An Explanation of Vestments
In the early days of the Church the clergy used no special vestments and they probably wore garments similar to their day-to-day clothes, but set aside particularly for use at the altar.
Many of the early Christians would not have been able to afford the Roman toga and therefore substituted for it a plain conical garment, reaching nearly to the ground, with a hole cut in the apex for the head.
As time went by Roman citizens began to wear this robe on public occasions, so it assumed a character of some solemnity and was naturally chosen as the most proper garment for priests. Subsequently it became rich and sumptuous, with much beautiful embellishment.
Chasuble The principal vestment and a garment, which may be slipped over the head and is open down each side to give the priest the maximum amount of freedom and movement. It is worn only for Eucharists.
Stole A coloured and embroidered scarf, worn round the neck by the priest. It was originally a sort of towel worn by the deacon over the left shoulder. It is a sign of the priesthood.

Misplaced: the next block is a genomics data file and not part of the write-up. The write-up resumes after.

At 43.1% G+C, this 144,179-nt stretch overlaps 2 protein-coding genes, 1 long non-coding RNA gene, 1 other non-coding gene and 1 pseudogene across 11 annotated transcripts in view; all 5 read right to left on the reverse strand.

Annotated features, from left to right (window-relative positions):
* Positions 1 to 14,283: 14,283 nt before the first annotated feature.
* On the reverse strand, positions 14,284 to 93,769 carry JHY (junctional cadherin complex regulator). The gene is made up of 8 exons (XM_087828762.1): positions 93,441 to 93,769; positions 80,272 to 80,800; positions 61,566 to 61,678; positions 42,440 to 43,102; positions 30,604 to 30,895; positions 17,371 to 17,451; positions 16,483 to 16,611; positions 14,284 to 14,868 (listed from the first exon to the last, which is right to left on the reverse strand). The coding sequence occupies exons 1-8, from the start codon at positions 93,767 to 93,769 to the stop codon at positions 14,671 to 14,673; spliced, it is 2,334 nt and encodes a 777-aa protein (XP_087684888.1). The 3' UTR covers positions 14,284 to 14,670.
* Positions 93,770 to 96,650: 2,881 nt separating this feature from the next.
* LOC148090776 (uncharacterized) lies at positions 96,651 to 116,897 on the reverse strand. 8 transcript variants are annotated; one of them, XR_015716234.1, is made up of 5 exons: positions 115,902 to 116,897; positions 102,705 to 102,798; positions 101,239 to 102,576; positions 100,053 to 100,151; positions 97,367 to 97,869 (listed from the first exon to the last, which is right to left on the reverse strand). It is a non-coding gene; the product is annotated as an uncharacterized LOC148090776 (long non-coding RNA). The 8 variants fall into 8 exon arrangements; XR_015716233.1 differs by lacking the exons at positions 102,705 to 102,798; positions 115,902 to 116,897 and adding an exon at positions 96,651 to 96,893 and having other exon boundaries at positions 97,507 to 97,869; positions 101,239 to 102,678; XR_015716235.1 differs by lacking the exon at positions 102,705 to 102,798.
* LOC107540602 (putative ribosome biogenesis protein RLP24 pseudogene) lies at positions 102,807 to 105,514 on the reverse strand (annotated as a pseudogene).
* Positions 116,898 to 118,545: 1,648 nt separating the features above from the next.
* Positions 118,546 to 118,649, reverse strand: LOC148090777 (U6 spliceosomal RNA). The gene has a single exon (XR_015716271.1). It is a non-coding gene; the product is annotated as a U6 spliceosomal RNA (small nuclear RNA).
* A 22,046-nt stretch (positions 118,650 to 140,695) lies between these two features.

Maniple A form of embroidered napkin worn on the left wrist and derived from the towel used for cleansing the vessels. It is rarely used nowadays and is a symbol of service.
Cope A cloak developed from the chasuble for outdoor functions. The front was normally left unsewn and was held together with a clasp or ‘morse’'.
Dalmatic This is a garment with wide sleeves and is worn by deacons and bishops on certain occasions.
Veil A piece of material used to drape over the chalice at Eucharists.
Burse A square ‘board’ which is hinged to open either in a book or a bellow style. It is placed on top of the veil and chalice at a Eucharist.